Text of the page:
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Author Topic: Swedish ASIC miner company kncminer.com  (Read 3008268 times)
Paladin69
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September 20, 2013, 04:32:20 AM
 #10021

Using ultrasonic soldering, assembly of flip-chip packages can hit 20,000 per hour.  20K chips hardly warms up the machines...

Is there a video of this process?
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sbfree
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September 20, 2013, 04:43:13 AM
 #10022

[funny pic]

I dont think anyone sane questioned there would be chips, not after reading the press release by orsoc.

The last months this thread was FULL of trolls questioning that there will be chips. Sane or not it doesnt matter cause we all have seen it happen.

And even now they could state that its all a photoshop fake.

You see an idiot stays an idiot regardless what happens.




KnC wasn't the only target of scam accusation, I seem to remember an unwarranted plethora of abuse directed at myself relentlessly these last few months.

Apparently not only was I talking the truth, I knew the subject I was talking about, and really did have everyone's best interests at heart with respect to secured payments, and not being scammed.

I've also been correct with every single prediction i've made. Not bad to be fair, is it?

There's a few folks here that owe me an apology, and albeit even fewer that said they would have the balls to apologise when the time came. Well let's hear it please, i'm happy to forgive, but credit, where credit's due...

'Orama for president??

j/k......but as someone said, ORSOC was the key to all this and bitcoinorama YES you helped with all the info provided in regards to KNC. I for one will show my appreciation through a small bitcoin donation to bitcoinorama when my saturn starts cranking....looks like we are almost there.

COME ON KNC!
bbxx
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September 20, 2013, 06:17:31 AM
 #10023

Ignored.  Asshat who thinks he's a know-it-all.  Joins such illustrious members on that ignore list as Kuroth, Vigil, Eve, bbxx, and atomichaos....

+1

ignored, asshat!

Yeah great to be on cirkle jerks ignore list.
I am glad i sold my knc miner shares with profit though.

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September 20, 2013, 06:54:55 AM
 #10024

Using ultrasonic soldering, assembly of flip-chip packages can hit 20,000 per hour.  20K chips hardly warms up the machines - it's a very short order to be running...

The picture KNC posted looks like a partially assembled (or maybe a completely assembled?) chip, does it not? I see orientation marks on the other four cores, which each appear to have 100 or so of those round things on them. What are those round marks, a solder connection point or something?
Searing
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September 20, 2013, 07:20:41 AM
 #10025

[funny pic]

I dont think anyone sane questioned there would be chips, not after reading the press release by orsoc.

The last months this thread was FULL of trolls questioning that there will be chips. Sane or not it doesnt matter cause we all have seen it happen.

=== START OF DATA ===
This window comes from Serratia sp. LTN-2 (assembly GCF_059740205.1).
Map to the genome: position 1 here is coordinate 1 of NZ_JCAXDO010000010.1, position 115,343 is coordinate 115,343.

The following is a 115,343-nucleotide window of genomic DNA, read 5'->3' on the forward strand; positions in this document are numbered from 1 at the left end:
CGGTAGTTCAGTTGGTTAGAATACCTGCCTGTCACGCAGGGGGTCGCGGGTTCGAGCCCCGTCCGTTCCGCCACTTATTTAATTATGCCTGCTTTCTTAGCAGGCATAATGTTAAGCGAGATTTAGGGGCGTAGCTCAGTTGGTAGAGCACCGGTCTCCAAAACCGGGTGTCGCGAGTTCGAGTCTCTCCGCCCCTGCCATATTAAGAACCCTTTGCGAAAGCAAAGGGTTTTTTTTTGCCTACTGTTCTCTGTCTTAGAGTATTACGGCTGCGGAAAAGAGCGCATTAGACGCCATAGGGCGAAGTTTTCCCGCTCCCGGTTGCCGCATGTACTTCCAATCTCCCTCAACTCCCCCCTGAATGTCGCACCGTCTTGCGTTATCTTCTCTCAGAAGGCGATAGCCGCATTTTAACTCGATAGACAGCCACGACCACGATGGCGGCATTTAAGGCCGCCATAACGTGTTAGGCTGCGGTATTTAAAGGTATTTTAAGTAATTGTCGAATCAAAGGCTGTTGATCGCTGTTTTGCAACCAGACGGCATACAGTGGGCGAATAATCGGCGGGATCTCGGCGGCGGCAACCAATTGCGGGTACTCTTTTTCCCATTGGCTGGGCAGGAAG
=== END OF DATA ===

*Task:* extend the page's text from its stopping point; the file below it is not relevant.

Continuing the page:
And even now they could state that its all a photoshop fake.

You see an idiot stays an idiot regardless what happens.




KnC wasn't the only target of scam accusation, I seem to remember an unwarranted plethora of abuse directed at myself relentlessly these last few months.

Apparently not only was I talking the truth, I knew the subject I was talking about, and really did have everyone's best interests at heart with respect to secured payments, and not being scammed.

I've also been correct with every single prediction i've made. Not bad to be fair, is it?

There's a few folks here that owe me an apology, and albeit even fewer that said they would have the balls to apologise when the time came. Well let's hear it please, i'm happy to forgive, but credit, where credit's due...


heh..I was banned from BFL for pointing out that knc is taking cc direct and also that bfl was sending out disputed miner chargeback attempts with units rather then chargebacks....ie josh said that "mistake" has been fixed...and is not related to disputes heh ..so yeah I feel for you .....I may be misguided..but its hard for folks to accept stuff sometimes.......keep fighting the good fight  Searing

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Puppet
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September 20, 2013, 07:27:11 AM
 #10026


The picture KNC posted looks like a partially assembled (or maybe a completely assembled?) chip, does it not? I see orientation marks on the other four cores, which each appear to have 100 or so of those round things on them. What are those round marks, a solder connection point or something?


they are solder balls. AFAICT, the picture floating around isnt a packaged chip yet, its a cut naked die that has been bumped (surface pads and flip chip solder balls added).
Next step is mounting that to a substrate, reflowing, adding underfill etc. Only then do you have what is generally called a "chip".

Here is a picture:



more info:
http://en.wikipedia.org/wiki/Flip_chip
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September 20, 2013, 10:28:08 AM
 #10027

all your figures are wrong.
damn you were fast with your quote. Cheesy I fixed my post in less than 2minutes.
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September 20, 2013, 10:41:25 AM
 #10028

They will need to have atleast few chips to test the chip itself. They must get a lot data from the actual chip - how can they ship a product to end-user that includes a chip that has only been simulated?
If they don't have chips to test yet, they will be late. Just like Bitfurys chip differed from the simulations kinda lot. Same with BFL. How would it be different with KNC? Really?

They can test the chips at this point if they want too. They would know if there was a problem by now.

vesperwillow
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September 20, 2013, 11:10:47 AM
 #10029

As stated a few times, the logic of the chip was already proven before the silicon was poured. All which remains is making sure they function electrically-speaking, which doesn't take long. Mating the chips to the boards takes longer, which isn't saying much.

As to the preorder process mentioned earlier being half up front/half later, that's similar to how some preorder systems work. You pay an interest/reservation amount up front to get early buy-in, then the remainder after a certain milestone to lock your placae in. It would be nice to see more of this happening in the coin world.

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September 20, 2013, 11:22:33 AM
 #10030